LK: Think Tank was the first of many new projects in 2015. “Project Yourself (personal projection device),” was created for an exhibition at San Diego Art Institute Project Space at Horton Plaza. It looks a bit like a large 1950’s ray gun, and it projects images onto the chest of the wearer using only an LED flashlight and handmade slides made of architectural foam. The wearer becomes the projectionist, screen, image interpreter and discussion catalyst for each changing image. The wearer can also change the focus or create subtle movement within the image by moving the wire handles. The whole thing is a rather phallic protrusion, and this work visually pokes the audience to question if it is a threatening weapon, an alien space gun or something quite innocent. The first exhibition of this work provoked a security guard to interrogate us as to our intent and to determine if it would be allowed in the building. “Project Yourself” will also be worn during the final MAS Attack at the Torrance Art Museum this November.

DK: 2015 also marked the first of our supersized collaborative drawings with “Prayer Rug: Be not Afraid,” a 4 x 8 foot image that began with a map of the earth, a flattened globe that began to take on the geometry of a Navajo rug.

LK: Our drawings are exercises in simultaneity, and in these large drawings, we often begin at opposite sides of the paper, eventually crawling all over each other. This free-flowing game of tag carries on until the surface of the paper is covered in a complex web of images. In this case, the drawings depict every sort of natural and man-made disaster that can befall our planet, from storms, volcanoes and tsunami, to nuclear blasts and the Ebola virus.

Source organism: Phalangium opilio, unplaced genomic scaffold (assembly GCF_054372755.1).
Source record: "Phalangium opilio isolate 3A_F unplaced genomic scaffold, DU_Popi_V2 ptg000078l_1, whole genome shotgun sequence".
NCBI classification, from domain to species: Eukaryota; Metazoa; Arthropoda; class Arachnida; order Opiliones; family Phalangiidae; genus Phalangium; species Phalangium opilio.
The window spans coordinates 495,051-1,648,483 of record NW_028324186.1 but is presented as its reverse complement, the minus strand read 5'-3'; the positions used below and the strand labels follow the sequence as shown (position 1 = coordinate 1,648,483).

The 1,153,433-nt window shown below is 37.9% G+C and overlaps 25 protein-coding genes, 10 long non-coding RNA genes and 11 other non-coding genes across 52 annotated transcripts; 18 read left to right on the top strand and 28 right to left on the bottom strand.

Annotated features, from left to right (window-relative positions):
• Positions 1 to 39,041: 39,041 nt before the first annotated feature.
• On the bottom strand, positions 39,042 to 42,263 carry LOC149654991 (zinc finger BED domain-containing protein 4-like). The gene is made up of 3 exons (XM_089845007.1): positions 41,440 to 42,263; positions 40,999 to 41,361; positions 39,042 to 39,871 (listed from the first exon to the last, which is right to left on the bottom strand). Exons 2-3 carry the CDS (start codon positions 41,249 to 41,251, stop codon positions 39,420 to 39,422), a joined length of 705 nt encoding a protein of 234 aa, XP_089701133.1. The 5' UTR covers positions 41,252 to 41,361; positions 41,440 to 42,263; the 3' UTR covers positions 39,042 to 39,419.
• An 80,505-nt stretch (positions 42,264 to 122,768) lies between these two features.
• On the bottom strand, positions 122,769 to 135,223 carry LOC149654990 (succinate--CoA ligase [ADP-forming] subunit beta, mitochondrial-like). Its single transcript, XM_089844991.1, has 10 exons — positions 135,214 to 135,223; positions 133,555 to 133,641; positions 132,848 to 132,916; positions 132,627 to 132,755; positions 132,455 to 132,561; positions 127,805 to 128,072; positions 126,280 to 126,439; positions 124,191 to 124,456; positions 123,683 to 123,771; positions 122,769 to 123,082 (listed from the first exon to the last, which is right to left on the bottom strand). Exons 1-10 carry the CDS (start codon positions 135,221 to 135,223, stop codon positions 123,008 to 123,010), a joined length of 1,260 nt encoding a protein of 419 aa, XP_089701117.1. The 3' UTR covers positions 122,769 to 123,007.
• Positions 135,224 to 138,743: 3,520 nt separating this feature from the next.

DK: As the earth splits apart, the viewer can be calmed by deciphering the secret message of hope, delivered in binary code near the bottom center of the image. This drawing debuted with “MASAttack 2015” at San Diego Art Institute, a joint project of Ginger Shulick Porcella and Max Presneill at Torrance Art Museum. Ann Berchtold later saw the drawing and reproduced it as a 23’ billboard at corner of 10th and Broadway in downtown San Diego as part of Open Walls Project, 2015.

LK: We finished out the year by curating an exhibition for Gotthelf Gallery, titled, Seeing Is Believing: A Reinvention of Articles of Faith (Artists: Cheryl Nickel, Dave Ghilarducci, Michelangelo Buonarroti, Paula Levine, Jamex and Einar De La Torre). This exhibition featured artists who contemplated how faith meshes with contemporary life, the role of ritual and symbolism, and the metamorphosis of traditional symbols as they become immersed into popular culture. This exhibition was multicultural and addressed many faiths, but in true Talmudic tradition, these artists posed questions, made comparisons, challenged customs and found commonalities.

DK: Some viewers found parts of these works irreverent, but the presence of religious imagery in contemporary art indicates that questions of faith are still relevant. Among the cool curatorial finds in this exhibition, are busts of Jesus and Mary made of cast Carrara marble, molded directly from Michelangelo Buonarroti’s original “Pietà”, housed at the Basilica of St. Peter, in Vatican City. The “Pietà” is an icon in it’s own right, both as a religious symbol and as standard of beauty and artistic genius. With the blessing of the Vatican, the heads alone were cast. However, separating them from the whole artwork changed them from the original, making them more objects of curiosity rather than ones of grief and suffering. Viewers could get a much closer look at Michelangelo’s handiwork than would ever be possible at The Vatican, but in this contemporary context these sculptures also become relics of human endeavor, creativity and the cult of fame of both the religious figures and the artist himself.